How do you remove makeup stains from a gi is a frequent question in a women’s BJJ Facebook forum. When this question is asked, very few helpful answers are posted, instead the topic gets steered to an ugly lane of shaming women who wear makeup in training. An angry back and forth between makeup wearers and non-wearers leads nowhere because both sides seem to have valid points. Gis are expensive and the possibility of a permanent stain is unpleasant enough to make some women refuse training with a woman who wears makeup. Women who wear makeup do so because it makes them feel better about themselves and/or have no time to remove it as they come straight from the office to the gym.
Are gis really stained forever if you rub foundation and mascara on it. Can you remove the stain and what is the most efficient way? We wanted to find out the answer and put an end to the subject.
TEST #1 Dawn dishwashing liquid, cold water and washing by hand
First, our tester put on a good amount of concealer, foundation, powder, bronzer, contouring product, illuminator and some mascara. The gi on got a good rub on the tester’s face like you would in training, in sidecontrol. We diluted about 2 tablespoons of Dawn in a cup of cold water and washed the stain with the mixture by hand. The stain came out very easily.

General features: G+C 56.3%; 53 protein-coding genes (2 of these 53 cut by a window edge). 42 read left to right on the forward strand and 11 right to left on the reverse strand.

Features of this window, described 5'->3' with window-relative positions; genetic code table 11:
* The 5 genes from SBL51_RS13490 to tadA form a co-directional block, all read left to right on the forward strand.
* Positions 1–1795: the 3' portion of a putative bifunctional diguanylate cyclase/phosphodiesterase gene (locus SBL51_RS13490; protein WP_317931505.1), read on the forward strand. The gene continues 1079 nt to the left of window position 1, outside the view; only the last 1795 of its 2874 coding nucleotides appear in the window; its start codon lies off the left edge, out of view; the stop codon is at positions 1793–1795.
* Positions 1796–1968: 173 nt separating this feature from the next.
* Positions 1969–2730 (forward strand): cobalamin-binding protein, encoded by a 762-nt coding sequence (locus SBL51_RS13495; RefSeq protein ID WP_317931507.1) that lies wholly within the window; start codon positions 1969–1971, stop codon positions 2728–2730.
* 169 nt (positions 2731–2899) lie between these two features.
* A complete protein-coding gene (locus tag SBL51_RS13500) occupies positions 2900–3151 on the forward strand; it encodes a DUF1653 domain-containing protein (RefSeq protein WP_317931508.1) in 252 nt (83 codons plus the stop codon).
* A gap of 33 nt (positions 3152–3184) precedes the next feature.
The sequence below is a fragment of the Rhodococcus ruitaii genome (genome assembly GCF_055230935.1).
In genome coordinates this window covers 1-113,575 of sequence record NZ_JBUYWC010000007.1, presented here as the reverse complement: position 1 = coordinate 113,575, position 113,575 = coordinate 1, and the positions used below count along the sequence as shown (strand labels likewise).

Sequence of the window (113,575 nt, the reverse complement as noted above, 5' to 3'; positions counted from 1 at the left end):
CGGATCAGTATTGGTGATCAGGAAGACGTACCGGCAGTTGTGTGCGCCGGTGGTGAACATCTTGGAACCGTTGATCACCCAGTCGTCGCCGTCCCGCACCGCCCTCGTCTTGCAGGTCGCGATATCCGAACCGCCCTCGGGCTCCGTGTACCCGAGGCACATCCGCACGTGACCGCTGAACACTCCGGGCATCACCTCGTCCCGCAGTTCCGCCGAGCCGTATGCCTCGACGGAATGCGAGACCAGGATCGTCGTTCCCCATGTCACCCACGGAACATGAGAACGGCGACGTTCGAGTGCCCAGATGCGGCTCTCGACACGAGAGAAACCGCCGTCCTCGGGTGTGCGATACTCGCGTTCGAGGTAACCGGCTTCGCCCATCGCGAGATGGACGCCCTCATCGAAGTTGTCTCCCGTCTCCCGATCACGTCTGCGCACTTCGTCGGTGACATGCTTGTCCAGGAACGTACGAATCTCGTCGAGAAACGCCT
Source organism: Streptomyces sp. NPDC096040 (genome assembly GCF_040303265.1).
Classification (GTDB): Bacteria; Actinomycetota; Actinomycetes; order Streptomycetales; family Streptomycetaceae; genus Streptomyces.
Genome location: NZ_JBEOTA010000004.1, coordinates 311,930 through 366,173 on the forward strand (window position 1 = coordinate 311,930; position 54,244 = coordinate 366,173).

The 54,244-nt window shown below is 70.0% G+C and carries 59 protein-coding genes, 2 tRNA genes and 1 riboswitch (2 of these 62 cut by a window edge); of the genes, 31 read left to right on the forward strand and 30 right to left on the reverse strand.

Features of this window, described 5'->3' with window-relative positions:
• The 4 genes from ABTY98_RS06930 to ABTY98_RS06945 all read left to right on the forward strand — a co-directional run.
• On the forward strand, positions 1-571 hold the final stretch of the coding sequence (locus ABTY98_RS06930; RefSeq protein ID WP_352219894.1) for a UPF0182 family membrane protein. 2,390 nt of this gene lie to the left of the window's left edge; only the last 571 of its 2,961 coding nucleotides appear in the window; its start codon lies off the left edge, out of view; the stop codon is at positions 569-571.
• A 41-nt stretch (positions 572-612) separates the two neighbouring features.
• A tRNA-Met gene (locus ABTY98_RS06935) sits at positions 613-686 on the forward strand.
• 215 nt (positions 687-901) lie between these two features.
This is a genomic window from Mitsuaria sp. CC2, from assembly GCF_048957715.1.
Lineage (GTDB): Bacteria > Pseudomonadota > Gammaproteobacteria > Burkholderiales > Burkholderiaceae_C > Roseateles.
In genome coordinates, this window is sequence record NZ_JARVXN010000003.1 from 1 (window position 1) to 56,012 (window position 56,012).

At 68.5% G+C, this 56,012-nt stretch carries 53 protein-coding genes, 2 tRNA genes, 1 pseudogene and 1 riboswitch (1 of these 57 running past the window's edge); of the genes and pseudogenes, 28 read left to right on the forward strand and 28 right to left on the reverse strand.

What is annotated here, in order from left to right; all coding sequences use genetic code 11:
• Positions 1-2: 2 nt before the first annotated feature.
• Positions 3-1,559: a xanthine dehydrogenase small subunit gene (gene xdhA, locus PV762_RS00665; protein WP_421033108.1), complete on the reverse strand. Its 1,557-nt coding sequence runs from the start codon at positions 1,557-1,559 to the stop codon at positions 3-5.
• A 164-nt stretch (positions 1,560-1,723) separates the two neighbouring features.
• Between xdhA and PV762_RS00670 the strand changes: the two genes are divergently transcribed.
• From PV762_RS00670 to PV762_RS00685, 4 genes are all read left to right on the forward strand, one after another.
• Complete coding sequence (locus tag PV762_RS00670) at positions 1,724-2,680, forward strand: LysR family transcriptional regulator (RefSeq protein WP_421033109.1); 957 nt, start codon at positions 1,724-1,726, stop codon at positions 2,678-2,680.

TEST #2 ALL detergent, cold water and washing by hand
In the second test the tester was wearing the same amount of makeup as in test number 1 but this time we diluted 2-3 tablespoons of ALL laundry detergent in cold water. We did not go out of our way to buy this particular detergent; we used products that were already at home. The stain came out as fast as in test number 1, almost effortlessly.
TEST #3 Dawn dishwashing liquid plus ALL detergent, cold water and washing by hand
Since the first two tests were so easy, we added more makeup: heavier coating of foundation, extra contour product and black mascara. We used equal amounts (2 tablespoons) of Dawn and ALL detergent which we diluted in cold water and washed the spot by hand. It took a few minutes longer than the previous tests and we had to scrub the stain with a kitchen sponge and it did disappear.
TEST #4 ALL detergent, cold water and washing machine
We applied an extra heavy coat of makeup on the tester’s face, rubbed the gi on it hard and let it sit for a while. We also added more makeup directly onto the gi and then proceeded to wash the gi with ALL Stainlifters detergent, in cold water, normal cycle in the washing machine. We did not pre-treat the stain and the gi came out beautifully clean.